Share22Tweet57ShareEmail79 Shares“Wall request,” extraterilaMay 7, 2019; SlateFive days ago, we published a story about Alabama’s new anti-abortion bill, which would incarcerate doctors who perform abortions at any stage of pregnancy for up to 99 years. Yesterday in Georgia, a bill was signed into law that would impose a life sentence—or even the death penalty—for women who elect to abort after a fetal heartbeat is detectable. Even if a woman goes out of state to avail herself of the procedure, she could be charged with conspiracy to murder, along with whoever has transported her.HB 481 declares that “unborn children are a class of living, distinct person” that deserves “full legal recognition.” Thus, Georgia law must “recognize unborn children as natural persons”—not just for the purposes of abortion, but as a legal rule.A woman who miscarries because of her own conduct—say, using drugs while pregnant—would be liable for second-degree murder, punishable by 10 to 30 years’ imprisonment. Prosecutors may interrogate women who miscarry to determine whether they can be held responsible; if they find evidence of culpability, they may charge, detain, and try these women for the death of their fetuses.Although this is definitely one of those state laws written expressly to get a Roe v. Wade challenge in front of the now-conservative-majority Supreme Court, it is also a prosecution that would not be foreign to the state. Even before the law was passed, a prosecutor in Georgia charged one woman with murder after she improperly used an abortion pill in an attempt to end her pregnancy. The case was dropped once the prosecutor found it legally impermissible; starting next year, no barriers stand against such a prosecution.The Medical Association of Georgia and the Georgia Academy of Family Physicians opposed the legislation, and the ACLU of Georgia said they would challenge the bill as “unconstitutional.” Heartbeat bills have already become law in Mississippi and Kentucky. Other states considering such legislation include Tennessee, Florida, South Carolina, and Ohio.—Ruth McCambridgeShare22Tweet57ShareEmail79 Shares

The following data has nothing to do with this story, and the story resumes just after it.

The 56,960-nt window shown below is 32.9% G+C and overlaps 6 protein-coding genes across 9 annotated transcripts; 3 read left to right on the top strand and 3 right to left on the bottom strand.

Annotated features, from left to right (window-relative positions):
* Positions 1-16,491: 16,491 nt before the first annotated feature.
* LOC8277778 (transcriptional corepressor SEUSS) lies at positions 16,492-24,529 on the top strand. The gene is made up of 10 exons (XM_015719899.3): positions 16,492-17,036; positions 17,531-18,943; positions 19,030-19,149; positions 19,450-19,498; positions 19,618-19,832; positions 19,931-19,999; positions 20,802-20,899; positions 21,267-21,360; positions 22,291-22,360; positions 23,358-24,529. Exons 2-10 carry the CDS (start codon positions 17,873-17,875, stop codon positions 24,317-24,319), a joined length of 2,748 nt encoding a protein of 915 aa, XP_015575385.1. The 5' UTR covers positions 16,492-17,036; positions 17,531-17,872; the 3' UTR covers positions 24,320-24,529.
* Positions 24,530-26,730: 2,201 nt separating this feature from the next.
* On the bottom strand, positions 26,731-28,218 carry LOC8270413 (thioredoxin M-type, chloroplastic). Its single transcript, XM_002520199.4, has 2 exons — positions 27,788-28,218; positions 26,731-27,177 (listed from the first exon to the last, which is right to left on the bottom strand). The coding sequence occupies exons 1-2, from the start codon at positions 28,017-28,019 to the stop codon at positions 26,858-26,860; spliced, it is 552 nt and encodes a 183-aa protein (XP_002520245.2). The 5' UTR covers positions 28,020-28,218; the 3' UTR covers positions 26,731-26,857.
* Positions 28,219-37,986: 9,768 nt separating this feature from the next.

Share10Tweet26ShareEmail36 Shares“Protest sign.”May 7, 2019; Wall Street JournalLast October, NPQ covered the Public Service Loan Forgiveness (PSLF) program and noted that of the first 19,321 applications submitted for loan forgiveness, a grand total of 55 passed muster. Those numbers came out last year from a Government Accountability Office (GAO) report and were based on requests submitted as of April 2018.According to Michelle Hackman of the Wall Street Journal, data is now available through March 2019 and the numbers are…not much better.As Hackman writes, “More than 73,000 people have applied for debt forgiveness as of March 31 of this year, according to Education Department data, but just 864 have had their loans erased.”While the odds of getting loan forgiveness approved have quadrupled—from 0.3 percent to 1.2 percent—it’s no surprise the other 98.8 percent are none too pleased.Back in 2016, an article in NPQ by Nancy Berlin and colleagues at CalNonprofits extolled the benefits of the PSLF program:The federal government offers a program that makes staying in the public sector easier: Public Service Loan Forgiveness. PSLF eliminates your debt after 10 years of payments. Shockingly few people know about this program (see the chart below) but it can bring life-changing debt relief to thousands of nonprofit employees—and it’s also a great recruiting tool for nonprofit executive directors and HR managers.[…]In a nutshell, the PSLF is a federal program from the Department of Education that helps nonprofit staff with student debt stay in the sector by forgiving the balance of their student loans after 10 years of payments. Since 120 qualifying payments must be made on eligible federal student loans after October 1, 2007, the first applications for debt relief will be accepted in October of 2017.One can understand the enthusiasm. Clearly, having debt written off after 10 years would be life-changing, if implemented. Instead, it’s been a bureaucratic nightmare. Tripwires are almost everywhere. As Hackman explains, to be eligible for forgiveness, a borrower “must work for a government entity or nonprofit, hold a certain type of loan, enroll in one of several specific repayment plans and make 120 full and on-time monthly payments, or 10 years’ worth. Falling short on almost any of these requirements can mean disqualification.” Hackman adds that “antipathy from conservatives—particularly in the Trump administration—who would prefer the program had never been created” have exacerbated this.Rejections occur for many reasons. According to the US Department of Education, one in six (16 percent) “borrowers had the wrong type of loan, making them permanently ineligible.” Another 25 percent, notes Hoffman, “were turned away due to missing information in applications, a potentially fixable error.” About 53 percent were denied for not making enough payments, which could be a) a counting error or b) having an ineligible repayment plan for part of the 10-year period.How many ways can one fall into that 98.8 percent rejection rate? Several. One problem affecting many law students concerns the fact that from 2007 to 2010, back when loans could either come from a bank or the federal government, only government loans were forgivable, but nearly all law school loans were from private banks.“Congress,” Hoffman notes, “went on to eliminate federally guaranteed private loans entirely in 2010, making all future loans eligible for public-service discharge, but private loans taken out before that time remained ineligible.”Then there is the story of Bonnie Svitavsky, who Hoffman profiles. Svitavsky accumulated student loan debt to get two master’s degrees and has worked for 10 years in a public library near Tacoma, Washington.Hoffman explains her story: First, Svitavsky lost 23 months because her servicer had her on an extended repayment plan, which is ineligible for forgiveness. Fortunately, led by Senator Elizabeth Warren (D-MA), Congress created a temporary fund of $700 million to allow workarounds, but only 442 have achieved loan forgiveness through this measure.As for Svitavsky, with those 23 payments credited, she filed for forgiveness of her $80,000 loan balance again in August 2018. But because three servicers had handled her account, she missed one payment each time there was transfer. Rejection number two. Then she made those three payments, applied again, and was rejected a third time. Her case is currently under appeal.Svitavsky surely speaks for many when she tells Hoffman, “It’s deeply frustrating, because you know you’re done, and you’ve jumped through all these hoops. It feels like a broken promise.”—Steve DubbShare10Tweet26ShareEmail36 Shares